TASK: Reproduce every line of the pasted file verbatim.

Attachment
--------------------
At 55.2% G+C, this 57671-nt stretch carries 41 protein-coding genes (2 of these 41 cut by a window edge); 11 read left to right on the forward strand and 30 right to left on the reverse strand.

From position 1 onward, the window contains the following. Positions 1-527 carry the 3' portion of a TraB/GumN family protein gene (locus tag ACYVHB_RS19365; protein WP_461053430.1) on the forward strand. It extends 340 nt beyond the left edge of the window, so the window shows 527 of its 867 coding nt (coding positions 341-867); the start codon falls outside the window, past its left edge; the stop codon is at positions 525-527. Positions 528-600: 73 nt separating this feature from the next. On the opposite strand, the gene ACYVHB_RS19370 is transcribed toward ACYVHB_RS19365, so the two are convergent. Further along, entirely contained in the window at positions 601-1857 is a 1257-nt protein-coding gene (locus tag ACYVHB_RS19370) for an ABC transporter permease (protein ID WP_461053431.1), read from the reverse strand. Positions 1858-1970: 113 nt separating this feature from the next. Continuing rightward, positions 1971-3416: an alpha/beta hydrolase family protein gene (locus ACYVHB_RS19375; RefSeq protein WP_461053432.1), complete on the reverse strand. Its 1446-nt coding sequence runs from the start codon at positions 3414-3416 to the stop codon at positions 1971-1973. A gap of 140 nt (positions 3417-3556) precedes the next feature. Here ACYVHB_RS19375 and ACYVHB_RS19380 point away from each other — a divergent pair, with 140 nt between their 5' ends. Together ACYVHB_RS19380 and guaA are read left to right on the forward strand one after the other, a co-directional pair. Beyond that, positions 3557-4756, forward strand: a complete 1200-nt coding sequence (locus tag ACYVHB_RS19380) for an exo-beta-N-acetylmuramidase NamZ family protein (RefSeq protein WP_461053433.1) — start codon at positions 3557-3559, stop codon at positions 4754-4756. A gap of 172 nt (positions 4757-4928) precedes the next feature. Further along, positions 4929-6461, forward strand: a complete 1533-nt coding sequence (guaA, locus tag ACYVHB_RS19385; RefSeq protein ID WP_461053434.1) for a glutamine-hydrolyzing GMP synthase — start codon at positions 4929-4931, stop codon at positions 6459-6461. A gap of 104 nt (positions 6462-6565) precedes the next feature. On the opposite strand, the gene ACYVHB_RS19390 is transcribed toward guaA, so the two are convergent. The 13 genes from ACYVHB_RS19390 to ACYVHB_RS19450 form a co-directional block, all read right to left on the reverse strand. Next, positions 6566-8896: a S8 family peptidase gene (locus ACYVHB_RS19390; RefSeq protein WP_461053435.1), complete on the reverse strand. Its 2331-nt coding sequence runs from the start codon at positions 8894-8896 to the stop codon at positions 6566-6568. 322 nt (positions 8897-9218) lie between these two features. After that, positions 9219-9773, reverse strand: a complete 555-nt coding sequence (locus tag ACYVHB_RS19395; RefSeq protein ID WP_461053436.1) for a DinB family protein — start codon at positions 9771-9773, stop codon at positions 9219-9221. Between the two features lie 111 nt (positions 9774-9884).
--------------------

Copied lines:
At 55.2% G+C, this 57671-nt stretch carries 41 protein-coding genes (2 of these 41 cut by a window edge); 11 read left to right on the forward strand and 30 right to left on the reverse strand.

From position 1 onward, the window contains the following. Positions 1-527 carry the 3' portion of a TraB/GumN family protein gene (locus tag ACYVHB_RS19365; protein WP_461053430.1) on the forward strand. It extends 340 nt beyond the left edge of the window, so the window shows 527 of its 867 coding nt (coding positions 341-867); the start codon falls outside the window, past its left edge; the stop codon is at positions 525-527. Positions 528-600: 73 nt separating this feature from the next. On the opposite strand, the gene ACYVHB_RS19370 is transcribed toward ACYVHB_RS19365, so the two are convergent. Further along, entirely contained in the window at positions 601-1857 is a 1257-nt protein-coding gene (locus tag ACYVHB_RS19370) for an ABC transporter permease (protein ID WP_461053431.1), read from the reverse strand. Positions 1858-1970: 113 nt separating this feature from the next. Continuing rightward, positions 1971-3416: an alpha/beta hydrolase family protein gene (locus ACYVHB_RS19375; RefSeq protein WP_461053432.1), complete on the reverse strand. Its 1446-nt coding sequence runs from the start codon at positions 3414-3416 to the stop codon at positions 1971-1973. A gap of 140 nt (positions 3417-3556) precedes the next feature. Here ACYVHB_RS19375 and ACYVHB_RS19380 point away from each other — a divergent pair, with 140 nt between their 5' ends. Together ACYVHB_RS19380 and guaA are read left to right on the forward strand one after the other, a co-directional pair. Beyond that, positions 3557-4756, forward strand: a complete 1200-nt coding sequence (locus tag ACYVHB_RS19380) for an exo-beta-N-acetylmuramidase NamZ family protein (RefSeq protein WP_461053433.1) — start codon at positions 3557-3559, stop codon at positions 4754-4756. A gap of 172 nt (positions 4757-4928) precedes the next feature. Further along, positions 4929-6461, forward strand: a complete 1533-nt coding sequence (guaA, locus tag ACYVHB_RS19385; RefSeq protein ID WP_461053434.1) for a glutamine-hydrolyzing GMP synthase — start codon at positions 4929-4931, stop codon at positions 6459-6461. A gap of 104 nt (positions 6462-6565) precedes the next feature. On the opposite strand, the gene ACYVHB_RS19390 is transcribed toward guaA, so the two are convergent. The 13 genes from ACYVHB_RS19390 to ACYVHB_RS19450 form a co-directional block, all read right to left on the reverse strand. Next, positions 6566-8896: a S8 family peptidase gene (locus ACYVHB_RS19390; RefSeq protein WP_461053435.1), complete on the reverse strand. Its 2331-nt coding sequence runs from the start codon at positions 8894-8896 to the stop codon at positions 6566-6568. 322 nt (positions 8897-9218) lie between these two features. After that, positions 9219-9773, reverse strand: a complete 555-nt coding sequence (locus tag ACYVHB_RS19395; RefSeq protein ID WP_461053436.1) for a DinB family protein — start codon at positions 9771-9773, stop codon at positions 9219-9221. Between the two features lie 111 nt (positions 9774-9884).